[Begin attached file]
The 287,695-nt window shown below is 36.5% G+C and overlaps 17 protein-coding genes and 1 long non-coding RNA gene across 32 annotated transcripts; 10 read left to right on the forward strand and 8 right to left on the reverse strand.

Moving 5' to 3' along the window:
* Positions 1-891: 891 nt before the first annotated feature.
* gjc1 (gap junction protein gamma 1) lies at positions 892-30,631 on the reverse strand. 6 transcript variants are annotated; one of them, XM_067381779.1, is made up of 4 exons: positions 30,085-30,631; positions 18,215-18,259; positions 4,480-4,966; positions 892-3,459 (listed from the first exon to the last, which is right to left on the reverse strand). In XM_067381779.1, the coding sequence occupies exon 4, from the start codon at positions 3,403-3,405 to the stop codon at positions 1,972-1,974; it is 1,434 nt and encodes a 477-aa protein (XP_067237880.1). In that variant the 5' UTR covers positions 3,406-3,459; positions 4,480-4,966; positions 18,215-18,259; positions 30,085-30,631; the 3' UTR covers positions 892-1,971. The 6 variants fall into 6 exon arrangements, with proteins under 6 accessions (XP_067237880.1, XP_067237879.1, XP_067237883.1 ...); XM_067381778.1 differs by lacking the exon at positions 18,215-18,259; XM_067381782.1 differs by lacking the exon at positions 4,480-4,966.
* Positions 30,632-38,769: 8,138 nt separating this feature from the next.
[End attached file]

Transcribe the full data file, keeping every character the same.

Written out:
The 287,695-nt window shown below is 36.5% G+C and overlaps 17 protein-coding genes and 1 long non-coding RNA gene across 32 annotated transcripts; 10 read left to right on the forward strand and 8 right to left on the reverse strand.

Moving 5' to 3' along the window:
* Positions 1-891: 891 nt before the first annotated feature.
* gjc1 (gap junction protein gamma 1) lies at positions 892-30,631 on the reverse strand. 6 transcript variants are annotated; one of them, XM_067381779.1, is made up of 4 exons: positions 30,085-30,631; positions 18,215-18,259; positions 4,480-4,966; positions 892-3,459 (listed from the first exon to the last, which is right to left on the reverse strand). In XM_067381779.1, the coding sequence occupies exon 4, from the start codon at positions 3,403-3,405 to the stop codon at positions 1,972-1,974; it is 1,434 nt and encodes a 477-aa protein (XP_067237880.1). In that variant the 5' UTR covers positions 3,406-3,459; positions 4,480-4,966; positions 18,215-18,259; positions 30,085-30,631; the 3' UTR covers positions 892-1,971. The 6 variants fall into 6 exon arrangements, with proteins under 6 accessions (XP_067237880.1, XP_067237879.1, XP_067237883.1 ...); XM_067381778.1 differs by lacking the exon at positions 18,215-18,259; XM_067381782.1 differs by lacking the exon at positions 4,480-4,966.
* Positions 30,632-38,769: 8,138 nt separating this feature from the next.